Relaxed Henman cruises through first test

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The Independent Online

Tim Henman opened his defence of the Paris Masters title last night with an exemplary display in defeating Paradorn Srichaphan, of Thailand, 6-3, 6-4, after 64 minutes.

Tim Henman opened his defence of the Paris Masters title last night with an exemplary display in defeating Paradorn Srichaphan, of Thailand, 6-3, 6-4, after 64 minutes.

In relaxed mood, having already qualified for the Masters Cup in Houston on Monday week, the British No 1 was rarely troubled by the 26th-ranked Srichaphan, defeating him for the sixth time in seven meetings and advancing to the third round (he was given a bye in the first round).

Comfortably holding serve - he dropped five points in the first set and only two in the second - Henman broke for 4-2 in the first set and for 5-4 in the second, and generally underlined why he will be a hard act to follow in the British game.

As with most junior champions, Britain's 17-year-old Andrew Murray will discover that it takes far more than impressive strokes to make a successful transition to the ATP Tour.

The latest French aspirants, the lithe Gael Monfils and the sturdy Jo-Wilfried Tsonga, demonstrated their resilience and talent after being put under fire at the Paris Masters. Having fought through the qualifying tournament, both managed to absorb the loss of an opening set to overcome established opponents.

Monfils, 18, defeated the experienced Thomas Enqvist, of Sweden, 1-6, 6-4, 6-3, to earn the right to play Lleyton Hewitt, the Australian former world No 1. Tsonga, 19, edged past Mario Ancic, of Croatia, 4-6, 7-6, 6-3. It was Ancic who ended Tim Henman's run in the Wimbledon quarter-finals. As Tsonga said: "Normally in a junior tournament, if you are among the best, it's not very difficult. On the men's tour, when you play the first point of the match, it's already a major fight. That's the difference."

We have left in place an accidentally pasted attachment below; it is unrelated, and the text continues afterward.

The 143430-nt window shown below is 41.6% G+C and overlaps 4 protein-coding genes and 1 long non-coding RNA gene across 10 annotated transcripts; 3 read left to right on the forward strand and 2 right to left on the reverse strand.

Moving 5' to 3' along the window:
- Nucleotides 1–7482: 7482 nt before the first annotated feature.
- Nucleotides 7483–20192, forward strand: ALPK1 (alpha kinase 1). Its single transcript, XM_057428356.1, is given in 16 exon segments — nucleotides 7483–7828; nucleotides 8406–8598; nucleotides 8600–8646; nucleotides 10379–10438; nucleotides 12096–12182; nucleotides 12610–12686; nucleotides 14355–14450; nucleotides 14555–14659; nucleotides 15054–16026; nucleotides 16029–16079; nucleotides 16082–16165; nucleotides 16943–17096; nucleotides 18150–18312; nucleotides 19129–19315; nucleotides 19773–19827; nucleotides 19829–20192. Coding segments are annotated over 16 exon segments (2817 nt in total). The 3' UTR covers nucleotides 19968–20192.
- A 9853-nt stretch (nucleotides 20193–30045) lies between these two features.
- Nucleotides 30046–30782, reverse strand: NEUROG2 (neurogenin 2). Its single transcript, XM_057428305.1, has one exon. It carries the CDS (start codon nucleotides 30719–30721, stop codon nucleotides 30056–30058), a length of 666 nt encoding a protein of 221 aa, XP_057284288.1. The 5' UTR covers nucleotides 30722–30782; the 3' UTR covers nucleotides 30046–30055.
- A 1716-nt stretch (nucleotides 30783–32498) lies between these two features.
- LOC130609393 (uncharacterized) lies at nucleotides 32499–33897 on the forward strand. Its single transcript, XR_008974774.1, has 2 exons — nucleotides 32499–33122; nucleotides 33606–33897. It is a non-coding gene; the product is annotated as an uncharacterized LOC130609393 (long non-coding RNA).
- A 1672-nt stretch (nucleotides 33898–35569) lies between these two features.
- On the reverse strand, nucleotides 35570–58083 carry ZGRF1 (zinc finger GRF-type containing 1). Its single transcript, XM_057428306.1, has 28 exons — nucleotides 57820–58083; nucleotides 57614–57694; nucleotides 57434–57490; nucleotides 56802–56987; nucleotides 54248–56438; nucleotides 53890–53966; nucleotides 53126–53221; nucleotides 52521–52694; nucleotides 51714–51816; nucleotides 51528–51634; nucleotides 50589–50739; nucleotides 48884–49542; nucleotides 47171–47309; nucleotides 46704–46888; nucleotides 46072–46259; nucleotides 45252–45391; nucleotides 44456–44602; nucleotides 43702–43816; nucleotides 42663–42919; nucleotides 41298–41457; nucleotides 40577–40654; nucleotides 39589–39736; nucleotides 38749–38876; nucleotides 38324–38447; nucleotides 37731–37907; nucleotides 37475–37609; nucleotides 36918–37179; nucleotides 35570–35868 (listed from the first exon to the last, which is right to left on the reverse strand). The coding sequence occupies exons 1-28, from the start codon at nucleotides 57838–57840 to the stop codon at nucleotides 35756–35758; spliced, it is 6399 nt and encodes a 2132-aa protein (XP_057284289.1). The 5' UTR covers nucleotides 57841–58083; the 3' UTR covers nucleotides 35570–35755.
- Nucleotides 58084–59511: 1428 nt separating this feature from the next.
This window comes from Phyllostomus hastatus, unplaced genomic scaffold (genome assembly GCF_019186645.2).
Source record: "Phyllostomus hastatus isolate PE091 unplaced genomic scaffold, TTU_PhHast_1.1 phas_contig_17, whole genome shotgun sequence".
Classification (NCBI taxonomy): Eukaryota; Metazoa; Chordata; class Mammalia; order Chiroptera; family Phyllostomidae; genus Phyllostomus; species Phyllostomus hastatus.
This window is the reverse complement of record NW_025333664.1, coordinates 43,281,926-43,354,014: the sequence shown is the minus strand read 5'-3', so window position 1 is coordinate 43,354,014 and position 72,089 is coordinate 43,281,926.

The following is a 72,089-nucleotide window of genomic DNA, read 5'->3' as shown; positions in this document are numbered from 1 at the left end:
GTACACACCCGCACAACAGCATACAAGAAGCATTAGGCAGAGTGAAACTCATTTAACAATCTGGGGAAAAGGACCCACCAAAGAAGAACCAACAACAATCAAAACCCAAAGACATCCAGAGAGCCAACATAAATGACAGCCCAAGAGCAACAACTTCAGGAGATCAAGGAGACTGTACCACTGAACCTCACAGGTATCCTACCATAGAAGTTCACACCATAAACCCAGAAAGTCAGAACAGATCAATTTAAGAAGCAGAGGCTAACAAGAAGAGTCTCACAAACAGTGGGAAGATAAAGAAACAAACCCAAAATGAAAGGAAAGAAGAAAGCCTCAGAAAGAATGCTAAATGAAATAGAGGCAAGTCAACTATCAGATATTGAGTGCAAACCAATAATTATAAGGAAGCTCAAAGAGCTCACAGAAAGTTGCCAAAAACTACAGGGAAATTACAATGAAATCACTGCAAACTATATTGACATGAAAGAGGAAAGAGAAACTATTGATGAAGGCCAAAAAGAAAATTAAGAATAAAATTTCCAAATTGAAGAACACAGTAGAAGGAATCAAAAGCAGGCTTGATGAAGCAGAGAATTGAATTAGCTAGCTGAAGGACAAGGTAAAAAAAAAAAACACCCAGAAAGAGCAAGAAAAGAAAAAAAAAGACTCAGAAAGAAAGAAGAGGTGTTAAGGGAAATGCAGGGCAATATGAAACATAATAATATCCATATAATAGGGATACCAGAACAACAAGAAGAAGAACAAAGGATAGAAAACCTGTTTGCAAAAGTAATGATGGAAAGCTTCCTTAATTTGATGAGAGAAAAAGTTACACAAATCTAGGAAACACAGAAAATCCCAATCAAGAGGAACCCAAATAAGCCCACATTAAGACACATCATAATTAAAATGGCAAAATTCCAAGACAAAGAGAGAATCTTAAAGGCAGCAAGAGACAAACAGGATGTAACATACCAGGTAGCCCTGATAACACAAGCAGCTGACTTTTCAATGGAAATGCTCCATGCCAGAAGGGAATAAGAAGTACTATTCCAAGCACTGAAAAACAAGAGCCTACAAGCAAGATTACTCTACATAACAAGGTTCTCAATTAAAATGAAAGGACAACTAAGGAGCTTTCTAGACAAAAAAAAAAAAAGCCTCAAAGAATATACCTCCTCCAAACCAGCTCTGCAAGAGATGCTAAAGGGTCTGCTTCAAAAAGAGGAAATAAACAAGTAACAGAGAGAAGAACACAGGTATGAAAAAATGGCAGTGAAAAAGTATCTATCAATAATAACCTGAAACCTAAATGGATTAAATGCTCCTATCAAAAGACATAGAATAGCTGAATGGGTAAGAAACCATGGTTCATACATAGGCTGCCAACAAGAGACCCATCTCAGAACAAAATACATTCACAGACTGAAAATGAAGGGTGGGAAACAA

Tsonga hit 11 aces against the 30th-ranked Ancic and saved five out of six break points. In the deciding set, he broke in the first and final games. After an unpromising start to the year, Tsonga won 41 matches in six months, including a victory against Carlos Moya, the world No 6, in Beijing in September.

"The turning point was to become a man after being a simple boy," Tsonga said. Born in Le Mans, Tsonga has Congolese roots and is one of seven children. Facially he resembles a young Muhammad Ali.

Monfils, the winner of the year's first three Grand Slam junior titles (he defeated Britain's Miles Kasiri in the final at Wimbledon), was almost blown off the court by Enqvist in the opening set on Monday night. The 30-year-old from Stockholm won the first five games.

"My mind wasn't right," Monfils said. "I was panicking, because of the crowd and because my performance was not so good." Soon, however, the crowd roared in response to Monfils' stirring recovery as he proceeded to produce the winning shot in some breathtaking rallies.

As he prepared to serve for the match, a spectator collapsed and had to be carried out of the arena on a stretcher. After the delay, Monfils stepped up and served out to love. Two years ago, Monfils' serve was a weakness. He studied Andy Roddick, the "Boca bullet", and copied the American's feet-together stance. The choice of red shoes emphasises the French youngster's footwork, and his gold necklace swings with the rhythm of his movements.

Born in Paris of French- Caribbean descent, Monfils is a product of the French Federation's training programme. Recently he joined a multi-sports club owned by Arnaud Lagardère, a wealthy patron, who also sponsors the 18-year-old Richard Gasquet, who made his mark at Monte Carlo in 2002.